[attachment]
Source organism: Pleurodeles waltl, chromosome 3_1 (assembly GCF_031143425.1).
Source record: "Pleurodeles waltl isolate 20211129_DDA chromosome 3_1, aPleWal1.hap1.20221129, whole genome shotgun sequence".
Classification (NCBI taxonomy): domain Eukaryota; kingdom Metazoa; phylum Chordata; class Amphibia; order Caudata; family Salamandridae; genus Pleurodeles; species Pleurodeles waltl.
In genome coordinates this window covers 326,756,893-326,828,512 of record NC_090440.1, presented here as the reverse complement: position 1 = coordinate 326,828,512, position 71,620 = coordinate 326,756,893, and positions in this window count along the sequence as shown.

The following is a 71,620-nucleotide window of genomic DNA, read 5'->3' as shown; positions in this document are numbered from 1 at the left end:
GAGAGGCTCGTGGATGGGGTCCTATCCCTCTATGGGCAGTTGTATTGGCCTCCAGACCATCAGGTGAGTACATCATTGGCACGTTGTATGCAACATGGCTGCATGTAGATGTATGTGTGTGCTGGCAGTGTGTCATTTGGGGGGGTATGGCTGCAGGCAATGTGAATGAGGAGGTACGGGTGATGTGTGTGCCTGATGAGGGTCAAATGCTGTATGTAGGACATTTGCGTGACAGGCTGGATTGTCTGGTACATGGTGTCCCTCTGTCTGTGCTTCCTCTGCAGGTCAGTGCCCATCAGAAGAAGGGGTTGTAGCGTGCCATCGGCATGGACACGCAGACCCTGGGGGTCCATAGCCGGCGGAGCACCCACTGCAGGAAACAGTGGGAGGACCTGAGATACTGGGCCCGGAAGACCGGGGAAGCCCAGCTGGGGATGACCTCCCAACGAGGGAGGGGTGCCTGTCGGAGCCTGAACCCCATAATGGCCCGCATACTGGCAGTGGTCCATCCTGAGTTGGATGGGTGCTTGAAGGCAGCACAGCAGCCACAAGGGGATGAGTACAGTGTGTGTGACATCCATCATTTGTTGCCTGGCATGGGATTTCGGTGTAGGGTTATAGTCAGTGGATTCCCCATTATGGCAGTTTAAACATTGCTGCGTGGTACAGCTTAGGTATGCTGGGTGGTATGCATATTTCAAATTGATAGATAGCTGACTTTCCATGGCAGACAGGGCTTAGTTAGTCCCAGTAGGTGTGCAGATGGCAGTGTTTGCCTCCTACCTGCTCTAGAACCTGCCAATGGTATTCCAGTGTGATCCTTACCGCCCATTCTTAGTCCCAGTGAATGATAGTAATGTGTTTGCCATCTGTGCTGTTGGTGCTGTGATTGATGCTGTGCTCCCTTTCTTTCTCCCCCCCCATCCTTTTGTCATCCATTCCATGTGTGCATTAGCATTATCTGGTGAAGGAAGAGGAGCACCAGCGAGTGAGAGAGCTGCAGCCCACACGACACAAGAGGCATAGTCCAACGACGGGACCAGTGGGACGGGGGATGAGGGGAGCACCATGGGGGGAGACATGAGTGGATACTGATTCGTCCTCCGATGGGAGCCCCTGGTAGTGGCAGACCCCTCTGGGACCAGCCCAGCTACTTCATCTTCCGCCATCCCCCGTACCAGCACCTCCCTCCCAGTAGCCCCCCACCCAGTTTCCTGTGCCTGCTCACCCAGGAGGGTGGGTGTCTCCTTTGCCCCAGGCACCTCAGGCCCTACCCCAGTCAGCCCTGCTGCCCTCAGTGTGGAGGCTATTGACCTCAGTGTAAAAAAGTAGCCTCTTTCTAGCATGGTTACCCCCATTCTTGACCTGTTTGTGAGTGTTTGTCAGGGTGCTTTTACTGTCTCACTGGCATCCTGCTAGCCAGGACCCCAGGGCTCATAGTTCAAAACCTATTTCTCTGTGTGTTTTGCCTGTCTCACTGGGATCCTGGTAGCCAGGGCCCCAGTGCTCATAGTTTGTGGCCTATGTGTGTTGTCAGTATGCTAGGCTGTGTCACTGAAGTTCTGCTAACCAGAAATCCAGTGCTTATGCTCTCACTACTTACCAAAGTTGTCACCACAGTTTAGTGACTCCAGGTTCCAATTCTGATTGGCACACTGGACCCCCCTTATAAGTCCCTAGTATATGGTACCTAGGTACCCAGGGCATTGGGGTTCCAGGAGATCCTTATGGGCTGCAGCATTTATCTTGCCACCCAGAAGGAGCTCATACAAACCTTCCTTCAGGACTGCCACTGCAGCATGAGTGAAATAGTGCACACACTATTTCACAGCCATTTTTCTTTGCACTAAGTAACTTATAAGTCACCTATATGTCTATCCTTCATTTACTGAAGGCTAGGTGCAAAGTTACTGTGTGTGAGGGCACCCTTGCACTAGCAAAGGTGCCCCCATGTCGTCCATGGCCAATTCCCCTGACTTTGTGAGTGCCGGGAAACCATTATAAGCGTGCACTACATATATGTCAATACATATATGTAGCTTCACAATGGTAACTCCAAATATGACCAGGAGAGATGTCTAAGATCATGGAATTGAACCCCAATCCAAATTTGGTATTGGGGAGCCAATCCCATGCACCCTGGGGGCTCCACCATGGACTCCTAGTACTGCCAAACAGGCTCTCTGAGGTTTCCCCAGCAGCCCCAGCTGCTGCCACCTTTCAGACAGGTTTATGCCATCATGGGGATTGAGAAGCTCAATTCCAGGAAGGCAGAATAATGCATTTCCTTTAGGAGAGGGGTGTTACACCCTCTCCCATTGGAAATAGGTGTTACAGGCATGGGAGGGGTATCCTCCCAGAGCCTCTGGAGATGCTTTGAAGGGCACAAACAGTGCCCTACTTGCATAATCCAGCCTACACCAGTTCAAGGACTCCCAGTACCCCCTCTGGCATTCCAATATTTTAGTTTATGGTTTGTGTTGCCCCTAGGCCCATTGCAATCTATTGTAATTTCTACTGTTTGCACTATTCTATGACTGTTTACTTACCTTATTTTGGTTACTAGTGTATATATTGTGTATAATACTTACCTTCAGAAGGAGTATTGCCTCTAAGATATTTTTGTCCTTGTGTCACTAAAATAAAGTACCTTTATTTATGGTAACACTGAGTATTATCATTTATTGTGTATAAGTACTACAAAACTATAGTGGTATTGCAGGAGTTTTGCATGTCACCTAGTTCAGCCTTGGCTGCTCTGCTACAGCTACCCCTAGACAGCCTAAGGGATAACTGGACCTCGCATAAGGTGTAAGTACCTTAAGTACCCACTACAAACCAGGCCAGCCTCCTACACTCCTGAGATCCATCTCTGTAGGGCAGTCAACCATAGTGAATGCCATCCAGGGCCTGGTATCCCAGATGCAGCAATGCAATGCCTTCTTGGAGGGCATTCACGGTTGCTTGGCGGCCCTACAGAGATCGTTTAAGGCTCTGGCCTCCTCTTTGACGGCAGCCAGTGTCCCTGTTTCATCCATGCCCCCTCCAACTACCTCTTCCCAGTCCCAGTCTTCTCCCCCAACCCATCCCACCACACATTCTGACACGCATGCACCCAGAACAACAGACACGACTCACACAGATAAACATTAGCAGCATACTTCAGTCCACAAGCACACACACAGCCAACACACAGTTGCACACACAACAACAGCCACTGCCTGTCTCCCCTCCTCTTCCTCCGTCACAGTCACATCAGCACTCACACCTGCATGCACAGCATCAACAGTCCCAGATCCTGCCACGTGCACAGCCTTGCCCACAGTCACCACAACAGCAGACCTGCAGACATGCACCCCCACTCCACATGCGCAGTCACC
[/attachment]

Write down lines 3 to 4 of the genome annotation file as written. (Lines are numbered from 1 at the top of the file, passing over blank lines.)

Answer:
Classification (NCBI taxonomy): domain Eukaryota; kingdom Metazoa; phylum Chordata; class Amphibia; order Caudata; family Salamandridae; genus Pleurodeles; species Pleurodeles waltl.
In genome coordinates this window covers 326,756,893-326,828,512 of record NC_090440.1, presented here as the reverse complement: position 1 = coordinate 326,828,512, position 71,620 = coordinate 326,756,893, and positions in this window count along the sequence as shown.